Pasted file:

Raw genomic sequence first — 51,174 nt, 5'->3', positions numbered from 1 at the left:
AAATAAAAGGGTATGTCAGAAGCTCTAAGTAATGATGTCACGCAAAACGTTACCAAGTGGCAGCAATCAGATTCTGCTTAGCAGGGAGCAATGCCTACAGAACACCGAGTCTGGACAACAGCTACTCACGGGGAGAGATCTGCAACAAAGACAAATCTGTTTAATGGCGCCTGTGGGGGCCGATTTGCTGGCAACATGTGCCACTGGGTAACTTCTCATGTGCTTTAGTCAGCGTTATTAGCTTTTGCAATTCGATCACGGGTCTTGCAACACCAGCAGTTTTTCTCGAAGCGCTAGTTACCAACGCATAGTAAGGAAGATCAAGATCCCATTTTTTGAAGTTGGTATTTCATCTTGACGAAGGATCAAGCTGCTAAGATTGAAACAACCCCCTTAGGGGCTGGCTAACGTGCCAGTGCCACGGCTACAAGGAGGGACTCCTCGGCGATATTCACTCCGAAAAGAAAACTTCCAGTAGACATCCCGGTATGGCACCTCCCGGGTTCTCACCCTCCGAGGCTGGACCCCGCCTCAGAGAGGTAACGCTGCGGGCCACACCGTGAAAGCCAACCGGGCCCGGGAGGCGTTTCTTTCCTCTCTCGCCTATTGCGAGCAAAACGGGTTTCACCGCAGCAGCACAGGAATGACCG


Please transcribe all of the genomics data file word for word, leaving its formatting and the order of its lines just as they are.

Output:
Raw genomic sequence first — 51,174 nt, 5'->3', positions numbered from 1 at the left:
AAATAAAAGGGTATGTCAGAAGCTCTAAGTAATGATGTCACGCAAAACGTTACCAAGTGGCAGCAATCAGATTCTGCTTAGCAGGGAGCAATGCCTACAGAACACCGAGTCTGGACAACAGCTACTCACGGGGAGAGATCTGCAACAAAGACAAATCTGTTTAATGGCGCCTGTGGGGGCCGATTTGCTGGCAACATGTGCCACTGGGTAACTTCTCATGTGCTTTAGTCAGCGTTATTAGCTTTTGCAATTCGATCACGGGTCTTGCAACACCAGCAGTTTTTCTCGAAGCGCTAGTTACCAACGCATAGTAAGGAAGATCAAGATCCCATTTTTTGAAGTTGGTATTTCATCTTGACGAAGGATCAAGCTGCTAAGATTGAAACAACCCCCTTAGGGGCTGGCTAACGTGCCAGTGCCACGGCTACAAGGAGGGACTCCTCGGCGATATTCACTCCGAAAAGAAAACTTCCAGTAGACATCCCGGTATGGCACCTCCCGGGTTCTCACCCTCCGAGGCTGGACCCCGCCTCAGAGAGGTAACGCTGCGGGCCACACCGTGAAAGCCAACCGGGCCCGGGAGGCGTTTCTTTCCTCTCTCGCCTATTGCGAGCAAAACGGGTTTCACCGCAGCAGCACAGGAATGACCG